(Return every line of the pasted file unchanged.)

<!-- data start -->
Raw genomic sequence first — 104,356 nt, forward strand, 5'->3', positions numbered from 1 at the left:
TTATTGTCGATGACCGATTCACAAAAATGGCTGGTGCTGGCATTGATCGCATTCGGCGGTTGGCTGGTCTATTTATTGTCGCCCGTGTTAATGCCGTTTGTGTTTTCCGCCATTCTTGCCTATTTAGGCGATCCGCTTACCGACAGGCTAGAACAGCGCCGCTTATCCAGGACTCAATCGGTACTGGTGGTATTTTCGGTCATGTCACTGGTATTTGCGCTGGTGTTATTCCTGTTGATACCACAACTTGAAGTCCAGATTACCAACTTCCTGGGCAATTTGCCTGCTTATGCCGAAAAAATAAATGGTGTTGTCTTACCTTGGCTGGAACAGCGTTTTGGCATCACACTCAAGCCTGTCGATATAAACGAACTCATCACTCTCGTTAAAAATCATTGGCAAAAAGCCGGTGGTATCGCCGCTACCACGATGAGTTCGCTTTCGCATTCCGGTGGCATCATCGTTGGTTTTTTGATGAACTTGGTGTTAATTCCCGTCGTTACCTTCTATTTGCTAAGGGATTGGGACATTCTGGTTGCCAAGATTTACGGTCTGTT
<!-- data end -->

Raw genomic sequence first — 104,356 nt, forward strand, 5'->3', positions numbered from 1 at the left:
TTATTGTCGATGACCGATTCACAAAAATGGCTGGTGCTGGCATTGATCGCATTCGGCGGTTGGCTGGTCTATTTATTGTCGCCCGTGTTAATGCCGTTTGTGTTTTCCGCCATTCTTGCCTATTTAGGCGATCCGCTTACCGACAGGCTAGAACAGCGCCGCTTATCCAGGACTCAATCGGTACTGGTGGTATTTTCGGTCATGTCACTGGTATTTGCGCTGGTGTTATTCCTGTTGATACCACAACTTGAAGTCCAGATTACCAACTTCCTGGGCAATTTGCCTGCTTATGCCGAAAAAATAAATGGTGTTGTCTTACCTTGGCTGGAACAGCGTTTTGGCATCACACTCAAGCCTGTCGATATAAACGAACTCATCACTCTCGTTAAAAATCATTGGCAAAAAGCCGGTGGTATCGCCGCTACCACGATGAGTTCGCTTTCGCATTCCGGTGGCATCATCGTTGGTTTTTTGATGAACTTGGTGTTAATTCCCGTCGTTACCTTCTATTTGCTAAGGGATTGGGACATTCTGGTTGCCAAGATTTACGGTCTGTT